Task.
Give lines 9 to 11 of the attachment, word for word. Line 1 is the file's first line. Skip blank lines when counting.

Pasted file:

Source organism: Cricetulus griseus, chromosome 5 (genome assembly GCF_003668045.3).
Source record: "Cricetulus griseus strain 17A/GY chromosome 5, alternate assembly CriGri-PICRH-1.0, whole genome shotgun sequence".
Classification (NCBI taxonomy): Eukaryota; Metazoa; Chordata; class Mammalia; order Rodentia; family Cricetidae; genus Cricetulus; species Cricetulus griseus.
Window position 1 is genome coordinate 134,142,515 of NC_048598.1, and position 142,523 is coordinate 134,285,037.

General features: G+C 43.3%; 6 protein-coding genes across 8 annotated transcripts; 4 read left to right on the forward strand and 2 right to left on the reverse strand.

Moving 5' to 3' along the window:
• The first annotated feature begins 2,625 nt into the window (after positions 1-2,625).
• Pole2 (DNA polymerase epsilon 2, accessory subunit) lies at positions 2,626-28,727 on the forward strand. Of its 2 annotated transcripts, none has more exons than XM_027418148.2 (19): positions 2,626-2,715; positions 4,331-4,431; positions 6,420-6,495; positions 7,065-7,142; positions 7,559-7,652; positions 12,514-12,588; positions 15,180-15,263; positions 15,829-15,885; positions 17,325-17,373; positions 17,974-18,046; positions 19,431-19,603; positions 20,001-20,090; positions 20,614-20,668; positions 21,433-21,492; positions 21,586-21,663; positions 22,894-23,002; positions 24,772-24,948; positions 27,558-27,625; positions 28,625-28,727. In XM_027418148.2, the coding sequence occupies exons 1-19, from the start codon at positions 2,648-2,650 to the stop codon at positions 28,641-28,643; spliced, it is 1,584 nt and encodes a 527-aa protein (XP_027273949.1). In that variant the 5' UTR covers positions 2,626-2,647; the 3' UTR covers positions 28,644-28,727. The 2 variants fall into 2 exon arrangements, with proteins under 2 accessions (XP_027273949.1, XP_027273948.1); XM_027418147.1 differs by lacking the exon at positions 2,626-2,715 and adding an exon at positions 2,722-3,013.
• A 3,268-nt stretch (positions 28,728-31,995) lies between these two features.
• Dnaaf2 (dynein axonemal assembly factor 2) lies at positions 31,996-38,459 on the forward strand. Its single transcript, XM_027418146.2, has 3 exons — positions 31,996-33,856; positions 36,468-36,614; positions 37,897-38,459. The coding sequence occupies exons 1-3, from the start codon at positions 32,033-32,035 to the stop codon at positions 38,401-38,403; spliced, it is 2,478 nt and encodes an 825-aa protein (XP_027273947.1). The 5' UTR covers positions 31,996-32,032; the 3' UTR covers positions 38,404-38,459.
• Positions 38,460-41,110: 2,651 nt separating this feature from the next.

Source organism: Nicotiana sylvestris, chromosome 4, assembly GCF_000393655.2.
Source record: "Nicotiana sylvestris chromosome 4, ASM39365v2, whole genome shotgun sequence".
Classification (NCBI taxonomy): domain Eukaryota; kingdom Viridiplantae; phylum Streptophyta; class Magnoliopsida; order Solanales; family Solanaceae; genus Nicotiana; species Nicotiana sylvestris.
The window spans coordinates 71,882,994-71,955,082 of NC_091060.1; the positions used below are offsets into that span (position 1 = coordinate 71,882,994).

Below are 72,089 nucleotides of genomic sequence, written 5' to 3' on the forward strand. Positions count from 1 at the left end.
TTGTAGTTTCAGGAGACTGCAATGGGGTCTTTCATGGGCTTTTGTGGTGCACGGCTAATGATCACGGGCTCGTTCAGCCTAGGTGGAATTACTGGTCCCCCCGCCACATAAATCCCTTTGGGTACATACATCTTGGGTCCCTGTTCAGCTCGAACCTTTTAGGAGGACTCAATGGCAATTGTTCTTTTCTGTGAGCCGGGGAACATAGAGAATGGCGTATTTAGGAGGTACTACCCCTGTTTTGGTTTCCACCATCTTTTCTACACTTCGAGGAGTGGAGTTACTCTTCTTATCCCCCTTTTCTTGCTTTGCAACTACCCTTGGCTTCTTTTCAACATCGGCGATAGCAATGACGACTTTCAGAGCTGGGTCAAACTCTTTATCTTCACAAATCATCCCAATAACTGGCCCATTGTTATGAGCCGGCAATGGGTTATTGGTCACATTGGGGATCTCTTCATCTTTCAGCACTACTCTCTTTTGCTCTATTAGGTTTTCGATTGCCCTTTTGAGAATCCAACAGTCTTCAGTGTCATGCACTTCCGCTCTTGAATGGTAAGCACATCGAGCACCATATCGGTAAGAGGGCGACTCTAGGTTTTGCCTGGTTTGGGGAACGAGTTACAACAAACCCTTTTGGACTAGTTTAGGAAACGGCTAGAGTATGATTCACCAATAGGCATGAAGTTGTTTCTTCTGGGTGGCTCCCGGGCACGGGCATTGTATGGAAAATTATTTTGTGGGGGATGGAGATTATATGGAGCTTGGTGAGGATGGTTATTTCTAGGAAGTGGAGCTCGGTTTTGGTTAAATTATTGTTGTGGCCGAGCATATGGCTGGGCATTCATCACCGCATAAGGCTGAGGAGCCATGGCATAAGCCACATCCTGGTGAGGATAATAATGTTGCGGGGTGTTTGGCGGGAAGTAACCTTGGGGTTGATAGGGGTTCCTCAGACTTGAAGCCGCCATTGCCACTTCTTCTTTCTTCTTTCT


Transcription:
• A 3,268-nt stretch (positions 28,728-31,995) lies between these two features.
• Dnaaf2 (dynein axonemal assembly factor 2) lies at positions 31,996-38,459 on the forward strand. Its single transcript, XM_027418146.2, has 3 exons — positions 31,996-33,856; positions 36,468-36,614; positions 37,897-38,459. The coding sequence occupies exons 1-3, from the start codon at positions 32,033-32,035 to the stop codon at positions 38,401-38,403; spliced, it is 2,478 nt and encodes an 825-aa protein (XP_027273947.1). The 5' UTR covers positions 31,996-32,032; the 3' UTR covers positions 38,404-38,459.
• Positions 38,460-41,110: 2,651 nt separating this feature from the next.